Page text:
How often have you visited a home and found that several pieces of equipment were not working properly or were totally destroyed. The owner of the home is upset and needs some sort of an explanation. Sometimes there was a storm in the area and sometimes not. The effected equipment may or may not be items that you recommended and sold. Maybe your customer questions you about what caused the equipment failure and what can be done to prevent this from happening again. While the insurance company may pay for the claim this time, they are not going to tell you what happened and are not going to tell you what to do to prevent future equipment failures.
HOW IT WORKS
Although notice can be sent to the insurance company promptly when it is likely that lightning has affected equipment, a total list of the destroyed equipment should not be furnished to the insurance company until just before the deadline for reporting the list of affected equipment is reached. To collect on an insurance claim for property damage there must be a defined event, such as an electrical storm, or a vehicle hitting a pole. Unfortunately, the insurance company will normally not pay for equipment that fails months after the storm. This means that even though electronic failure has been caused by degradation due to a lightning strike, the failure cannot be proven to have occurred as a result of a lighting strike.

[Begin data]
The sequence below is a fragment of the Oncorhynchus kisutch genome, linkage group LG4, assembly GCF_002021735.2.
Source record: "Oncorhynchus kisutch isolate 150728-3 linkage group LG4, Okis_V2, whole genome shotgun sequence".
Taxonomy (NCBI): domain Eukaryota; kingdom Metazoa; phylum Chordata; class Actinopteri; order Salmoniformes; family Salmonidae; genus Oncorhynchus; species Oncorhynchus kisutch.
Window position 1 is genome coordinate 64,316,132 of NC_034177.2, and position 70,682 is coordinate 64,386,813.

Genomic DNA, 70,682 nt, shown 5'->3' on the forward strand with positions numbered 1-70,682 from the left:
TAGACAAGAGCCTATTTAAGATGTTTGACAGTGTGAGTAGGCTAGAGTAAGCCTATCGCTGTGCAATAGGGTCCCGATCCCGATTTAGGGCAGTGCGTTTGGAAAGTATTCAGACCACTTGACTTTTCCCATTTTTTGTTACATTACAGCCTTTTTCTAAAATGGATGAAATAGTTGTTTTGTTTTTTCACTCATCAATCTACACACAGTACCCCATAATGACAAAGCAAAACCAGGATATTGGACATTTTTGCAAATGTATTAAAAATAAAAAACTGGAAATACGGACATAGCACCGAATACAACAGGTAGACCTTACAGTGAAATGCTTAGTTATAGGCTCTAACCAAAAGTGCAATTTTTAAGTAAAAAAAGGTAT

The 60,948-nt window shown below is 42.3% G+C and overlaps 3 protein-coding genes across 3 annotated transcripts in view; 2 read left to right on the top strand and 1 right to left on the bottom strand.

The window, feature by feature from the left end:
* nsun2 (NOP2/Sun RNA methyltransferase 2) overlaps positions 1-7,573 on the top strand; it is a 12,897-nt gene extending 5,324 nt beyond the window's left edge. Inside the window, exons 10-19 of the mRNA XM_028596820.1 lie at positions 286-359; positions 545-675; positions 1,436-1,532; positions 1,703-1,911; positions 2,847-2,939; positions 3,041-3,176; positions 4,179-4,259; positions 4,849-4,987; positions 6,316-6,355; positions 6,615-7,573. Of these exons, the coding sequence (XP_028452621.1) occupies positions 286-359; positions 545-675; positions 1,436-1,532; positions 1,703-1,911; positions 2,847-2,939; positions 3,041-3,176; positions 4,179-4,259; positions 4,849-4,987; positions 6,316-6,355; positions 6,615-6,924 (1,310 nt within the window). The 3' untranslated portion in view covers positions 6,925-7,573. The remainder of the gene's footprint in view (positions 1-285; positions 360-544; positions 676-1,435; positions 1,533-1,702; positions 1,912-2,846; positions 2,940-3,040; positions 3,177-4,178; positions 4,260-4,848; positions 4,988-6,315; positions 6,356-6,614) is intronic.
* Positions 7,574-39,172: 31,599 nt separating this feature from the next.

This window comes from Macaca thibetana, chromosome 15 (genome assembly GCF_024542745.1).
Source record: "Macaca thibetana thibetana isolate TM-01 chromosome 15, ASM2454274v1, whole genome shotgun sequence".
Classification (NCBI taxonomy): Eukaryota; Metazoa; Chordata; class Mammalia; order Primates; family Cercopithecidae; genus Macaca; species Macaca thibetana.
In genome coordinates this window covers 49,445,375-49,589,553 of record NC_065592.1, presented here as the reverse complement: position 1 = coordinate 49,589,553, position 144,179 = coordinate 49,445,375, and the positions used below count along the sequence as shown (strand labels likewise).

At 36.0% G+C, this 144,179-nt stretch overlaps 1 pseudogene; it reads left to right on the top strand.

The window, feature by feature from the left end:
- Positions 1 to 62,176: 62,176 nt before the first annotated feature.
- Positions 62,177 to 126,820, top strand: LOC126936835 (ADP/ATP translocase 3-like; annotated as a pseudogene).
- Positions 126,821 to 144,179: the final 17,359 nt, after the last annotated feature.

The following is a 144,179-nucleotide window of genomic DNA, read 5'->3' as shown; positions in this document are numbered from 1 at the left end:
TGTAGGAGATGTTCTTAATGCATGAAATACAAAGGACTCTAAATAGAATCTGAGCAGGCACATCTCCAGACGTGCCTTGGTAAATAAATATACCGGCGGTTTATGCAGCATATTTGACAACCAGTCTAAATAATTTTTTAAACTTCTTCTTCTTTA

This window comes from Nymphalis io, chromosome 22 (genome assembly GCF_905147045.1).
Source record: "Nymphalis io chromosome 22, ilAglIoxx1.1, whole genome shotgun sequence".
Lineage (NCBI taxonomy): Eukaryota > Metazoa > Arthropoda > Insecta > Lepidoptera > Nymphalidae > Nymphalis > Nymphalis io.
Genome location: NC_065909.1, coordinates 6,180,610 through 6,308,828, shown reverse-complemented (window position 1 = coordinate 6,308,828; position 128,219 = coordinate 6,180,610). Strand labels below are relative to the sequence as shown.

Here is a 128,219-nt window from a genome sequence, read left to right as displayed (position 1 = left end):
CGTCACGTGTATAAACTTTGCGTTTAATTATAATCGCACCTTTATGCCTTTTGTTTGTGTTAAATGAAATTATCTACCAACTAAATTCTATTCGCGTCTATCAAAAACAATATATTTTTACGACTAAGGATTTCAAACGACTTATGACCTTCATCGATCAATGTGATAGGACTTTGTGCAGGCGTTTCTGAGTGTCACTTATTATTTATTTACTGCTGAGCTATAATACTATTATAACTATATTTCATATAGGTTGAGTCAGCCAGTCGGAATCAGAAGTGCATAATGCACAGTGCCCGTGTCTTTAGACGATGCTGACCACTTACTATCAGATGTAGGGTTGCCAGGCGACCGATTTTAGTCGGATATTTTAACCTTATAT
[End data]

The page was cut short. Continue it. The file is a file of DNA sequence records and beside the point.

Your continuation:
Insurance companies know they are usually getting off easy because they are only going to pay for the damage you can prove was the fault of that event. Although your customer may feel relieved to have all down equipment up and running right away, that doesn’t mean that other equipment has not suffered severe degradation to circuit chips that will cause premature failure within the next year.
So, even though a lightning strike takes out a TV and some LED lights, the controls on the range, the refrigerator, and several more lights may all fail in a month or two. Then, the controls for the HVAC may start acting up. A compressor and more lights may prematurely fail in another five or six months. All of this is the result of latent damage from the electrical storm that occurred months ago. Eliminate latent damage with a whole home surge protection system. See the TPD whole home protection guide.
You are the expert and with TPD’s assistance you can help your customer understand the importance of surge suppression in maintaining and extending the life of all electronic equipment. Protecting the equipment with surge suppression will reduce downtime and repair and replacement costs, and help keep insurance rates as low as possible by reducing future claims.